In this situation, the vehicle you’re driving still needs its own car insurance coverage. As a non-owner, you are personally covered for liability through your non-owner car insurance. However, the vehicle may still need its own liability insurance (through the owner), and it may also need collision or comprehensive coverage (although they’re not required in any state).

Most non-owner car insurance policies just include liability coverage. However, you may be able to add uninsured/underinsured motorist coverage, medical payments coverage, and more.

You can never add collision and comprehensive coverage to a non-owner car insurance policy. Collision coverage covers the cost of repairing your own vehicle after a collision, while comprehensive coverage covers non-accident-related damages like hail damage, theft, vandalism, and fallen tree branches.

Ask to Get Added to the Vehicle Owner’s Insurance Policy

If you’re trying to get coverage for a vehicle you do not own, there’s another way: ask to get added to the vehicle owner’s insurance policy.

Most insurance policies allow you to easily list multiple drivers. In fact, most insurance policies require you to list the names of any family members or roommates living at your address who could drive your vehicle. You may also be required to list any friends who drive your vehicle frequently.

If the vehicle already has valid car insurance, you should be able to add yourself to the policy. You’re not the primary policyholder, but you should still be covered when driving the vehicle (assuming you have the permission of the vehicle’s owner).

The car insurance company may check your driving record. If you are a high-risk driver, your friend’s car insurance premiums could rise significantly by having you listed as a named driver.

What Happens If I Get Into an Accident in a Vehicle I Do Not Own?

If you borrow a friend’s vehicle and get into an accident, then your friend’s car insurance policy will come into effect.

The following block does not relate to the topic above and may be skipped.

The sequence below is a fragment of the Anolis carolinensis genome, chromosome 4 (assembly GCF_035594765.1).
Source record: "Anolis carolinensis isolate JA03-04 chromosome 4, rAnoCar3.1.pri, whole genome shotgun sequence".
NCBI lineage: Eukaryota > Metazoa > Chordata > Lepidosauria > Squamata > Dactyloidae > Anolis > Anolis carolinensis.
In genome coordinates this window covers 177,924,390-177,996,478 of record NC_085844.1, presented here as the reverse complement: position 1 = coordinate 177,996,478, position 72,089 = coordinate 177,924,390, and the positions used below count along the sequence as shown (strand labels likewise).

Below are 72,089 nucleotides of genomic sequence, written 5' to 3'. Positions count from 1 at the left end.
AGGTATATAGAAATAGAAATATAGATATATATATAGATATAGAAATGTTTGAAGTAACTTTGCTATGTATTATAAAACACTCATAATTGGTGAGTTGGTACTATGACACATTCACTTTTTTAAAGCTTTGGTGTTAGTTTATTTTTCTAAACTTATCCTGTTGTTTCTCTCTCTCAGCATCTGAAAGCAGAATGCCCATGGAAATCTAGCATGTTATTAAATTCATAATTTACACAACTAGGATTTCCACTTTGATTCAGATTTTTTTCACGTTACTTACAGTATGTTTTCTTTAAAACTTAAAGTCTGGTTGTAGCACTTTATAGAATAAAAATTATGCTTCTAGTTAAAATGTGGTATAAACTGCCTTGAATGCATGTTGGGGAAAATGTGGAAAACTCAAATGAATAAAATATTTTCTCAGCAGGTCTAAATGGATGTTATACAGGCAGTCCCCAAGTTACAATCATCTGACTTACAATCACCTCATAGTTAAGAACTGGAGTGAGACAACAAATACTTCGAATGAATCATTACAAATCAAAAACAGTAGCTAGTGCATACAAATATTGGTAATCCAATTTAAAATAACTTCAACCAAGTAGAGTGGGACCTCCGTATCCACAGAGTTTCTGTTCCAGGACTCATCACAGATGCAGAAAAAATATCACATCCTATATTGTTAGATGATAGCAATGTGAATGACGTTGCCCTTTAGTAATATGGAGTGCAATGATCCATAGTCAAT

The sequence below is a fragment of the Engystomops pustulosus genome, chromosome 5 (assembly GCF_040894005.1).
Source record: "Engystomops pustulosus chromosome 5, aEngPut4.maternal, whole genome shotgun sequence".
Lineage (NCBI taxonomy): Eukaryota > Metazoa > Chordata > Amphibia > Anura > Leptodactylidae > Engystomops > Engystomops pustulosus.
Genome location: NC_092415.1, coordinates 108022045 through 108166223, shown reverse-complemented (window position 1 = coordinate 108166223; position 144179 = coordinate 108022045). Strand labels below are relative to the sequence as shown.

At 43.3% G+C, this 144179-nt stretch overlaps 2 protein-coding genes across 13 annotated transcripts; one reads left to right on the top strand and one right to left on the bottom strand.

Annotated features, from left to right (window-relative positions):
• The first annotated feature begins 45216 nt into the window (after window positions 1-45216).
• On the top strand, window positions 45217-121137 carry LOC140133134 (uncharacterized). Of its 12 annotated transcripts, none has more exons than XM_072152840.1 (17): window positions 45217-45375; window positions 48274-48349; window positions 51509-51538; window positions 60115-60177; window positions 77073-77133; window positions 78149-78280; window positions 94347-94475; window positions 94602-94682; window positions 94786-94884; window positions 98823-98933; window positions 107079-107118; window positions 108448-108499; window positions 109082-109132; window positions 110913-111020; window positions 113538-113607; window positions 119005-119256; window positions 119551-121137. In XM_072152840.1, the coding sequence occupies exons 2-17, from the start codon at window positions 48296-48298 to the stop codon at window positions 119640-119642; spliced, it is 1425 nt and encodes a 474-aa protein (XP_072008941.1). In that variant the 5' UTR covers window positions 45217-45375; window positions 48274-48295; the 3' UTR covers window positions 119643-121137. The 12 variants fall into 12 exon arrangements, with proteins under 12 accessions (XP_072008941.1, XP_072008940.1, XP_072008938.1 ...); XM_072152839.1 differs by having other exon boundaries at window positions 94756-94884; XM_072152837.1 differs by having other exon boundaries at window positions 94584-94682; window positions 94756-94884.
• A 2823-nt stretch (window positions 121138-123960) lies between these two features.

Your friend has car insurance on the vehicle, which will cover medical bills, vehicle damage, and other expenses incurred by anyone you injured (assuming you were at fault for the accident).

If you were not at fault for the accident, then the at-fault driver’s car insurance may come into effect, covering any medical bills and vehicle damage costs you may have incurred.

If you have non-owner car insurance, this policy can act as secondary coverage when driving someone else’s vehicle. Your friend’s car insurance might be used first. Then, if coverage limits are entirely used up, the secondary coverage – your non-owner policy – will come into effect up to the limits of that policy.

If damage remains after the primary and secondary coverage is used up, then this damage must be paid out of pocket.

Final Word on Insuring a Car Not in Your Name

Insuring a vehicle that is not in your name is problematic. Insurance companies do not typically allow you to insure a vehicle that is not in your name. However, there are two ways you may be able to insure a vehicle you do not own, including:

  • Prove insurable interest by adding yourself to the title (co-titling)
  • Buy non-owner car insurance

Alternatively, you can ask the driver to get added to the vehicle’s insurance policy.

James Shaffer
James Shaffer James Shaffer is a writer for and a well-seasoned auto insurance industry veteran. He has a deep knowledge of insurance rules and regulations and is passionate about helping drivers save money on auto insurance. He is responsible for researching and writing about anything auto insurance-related. He holds a bachelor's degree from Bentley University and his work has been quoted by NBC News, CNN, and The Washington Post.
Back to Top